take-home pay

noun
\ ˈtāk-ˌhōm- How to pronounce take-home pay (audio) \

Definition of take-home pay

: income remaining from salary or wages after deductions (as for income-tax withholding)

Examples of take-home pay in a Sentence

Recent Examples on the Web

But there is no basis for believing that restricting immigration will do more to boost such workers’ take-home pay than encouraging unionization through labor-law reform, or expanding the Earned Income Tax Credit (EITC). Eric Levitz, Daily Intelligencer, "We Owe Central American Migrants Much More Than This," 21 June 2018 But in a key move, Treasury officials also cut withholding for employees and pension recipients in early 2018, which boosted take-home pay for up to 90% of workers. Laura Saunders, WSJ, "What You Need to Know About the New Tax Law (Now That You’re Doing Your Taxes)," 15 Feb. 2019 Don’t expect an economic benefit Advocates for abandoning personal income taxes are driven by the same line of thinking: Cutting the income tax will boost take-home pay for everyone. Adrian D. Garcia, The Seattle Times, "Is a state with no income tax — like Washington — better or worse?," 10 Sep. 2018 Treasury Secretary Steven Mnuchin has estimated that the new rules will mean more take-home pay for about 90 percent of American workers. Sarah Skidmore Sell, Houston Chronicle, "Tax bill beginning to deliver bigger paychecks to workers," 3 Feb. 2018 Financial expert and author Dave Ramsey recommends multiplying your monthly take-home pay by 25 percent to determine what your maximum mortgage payment should be. Nancy Mann Jackson, House Beautiful, "Here's Exactly What It Takes To Buy A Home," 26 Feb. 2019 Her take-home pay from Excel Home Care for 42 hours is just under $400 a week. Clare Ansberry, WSJ, "Caregivers Do Double Duty to Make Ends Meet," 27 Oct. 2018 The subsidy would in any case boost take-home pay for working-class families and, judging from the results of a recent pilot program in New York City, bring more men and women into the workforce. W. Bradford Wilcox, WSJ, "‘The Once and Future Worker’ and ‘The Forgotten Americans’ Review: Alienated, Angry, in Need of a Job," 19 Nov. 2018 Now, compare your total monthly payment with your take-home pay. Brianna Mcgurran, The Seattle Times, "Are you afraid of your college debt?," 23 Oct. 2018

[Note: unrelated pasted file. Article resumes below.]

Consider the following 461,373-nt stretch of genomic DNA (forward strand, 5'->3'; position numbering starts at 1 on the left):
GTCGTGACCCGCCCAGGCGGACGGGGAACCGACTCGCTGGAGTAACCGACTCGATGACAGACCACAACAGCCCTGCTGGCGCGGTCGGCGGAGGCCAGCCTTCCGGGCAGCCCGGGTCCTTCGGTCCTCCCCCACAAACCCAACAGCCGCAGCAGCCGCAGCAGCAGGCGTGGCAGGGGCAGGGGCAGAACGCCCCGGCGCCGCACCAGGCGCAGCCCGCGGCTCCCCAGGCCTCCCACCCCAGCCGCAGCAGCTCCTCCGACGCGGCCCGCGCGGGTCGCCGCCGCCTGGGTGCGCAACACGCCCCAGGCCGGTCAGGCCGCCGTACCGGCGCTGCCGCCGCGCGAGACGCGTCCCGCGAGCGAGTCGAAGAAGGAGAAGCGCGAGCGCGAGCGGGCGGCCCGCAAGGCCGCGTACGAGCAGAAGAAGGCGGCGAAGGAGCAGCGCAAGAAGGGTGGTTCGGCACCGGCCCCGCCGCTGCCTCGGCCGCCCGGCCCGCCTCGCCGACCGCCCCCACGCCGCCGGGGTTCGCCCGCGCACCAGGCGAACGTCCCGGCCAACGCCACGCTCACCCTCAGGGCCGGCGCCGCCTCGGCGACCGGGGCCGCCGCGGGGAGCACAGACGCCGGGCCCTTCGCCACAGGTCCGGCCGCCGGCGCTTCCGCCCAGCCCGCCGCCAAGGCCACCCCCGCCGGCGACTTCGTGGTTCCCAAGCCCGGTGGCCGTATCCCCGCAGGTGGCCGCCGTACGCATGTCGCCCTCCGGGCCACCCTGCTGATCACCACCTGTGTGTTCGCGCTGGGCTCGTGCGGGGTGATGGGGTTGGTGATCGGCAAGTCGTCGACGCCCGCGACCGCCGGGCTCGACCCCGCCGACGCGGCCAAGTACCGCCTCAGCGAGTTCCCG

These example sentences are selected automatically from various online news sources to reflect current usage of the word 'take-home pay.' Views expressed in the examples do not represent the opinion of Merriam-Webster or its editors. Send us feedback.

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First Known Use of take-home pay

1942, in the meaning defined above

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Statistics for take-home pay

Last Updated

5 May 2019

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Time Traveler for take-home pay

The first known use of take-home pay was in 1942

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More Definitions for take-home pay

take-home pay

noun

Financial Definition of take-home pay

What It Is

Take home pay is the portion of one's salary left after all payroll taxes have been deducted.

How It Works

John Doe has a salary of $100,000. He is paid 26 times per year (every other Friday). The federal and state payroll taxes (Social Security, Medicare, unemployment, and federal withholding) amount to, say, 10% of his salary.

John Doe's salary divided by 26 paychecks equals $3,846.15 per paycheck. However, because John Doe has payroll taxes withheld, his take home pay is actually 90% of that, or $3,461.53.

Why It Matters

Understanding the difference between salary and take home pay is important for anyone trying to create and live on a household budget. Taxes are not the only thing that can affect take home pay. If a person is having alimony, child support, retirement plan contributions, or other money withheld from his or her paycheck, these things will also affect the person's take home pay.

Source: Investing Answers

take-home pay

noun

English Language Learners Definition of take-home pay

: the amount of money that a person earns after taxes and other amounts have been subtracted

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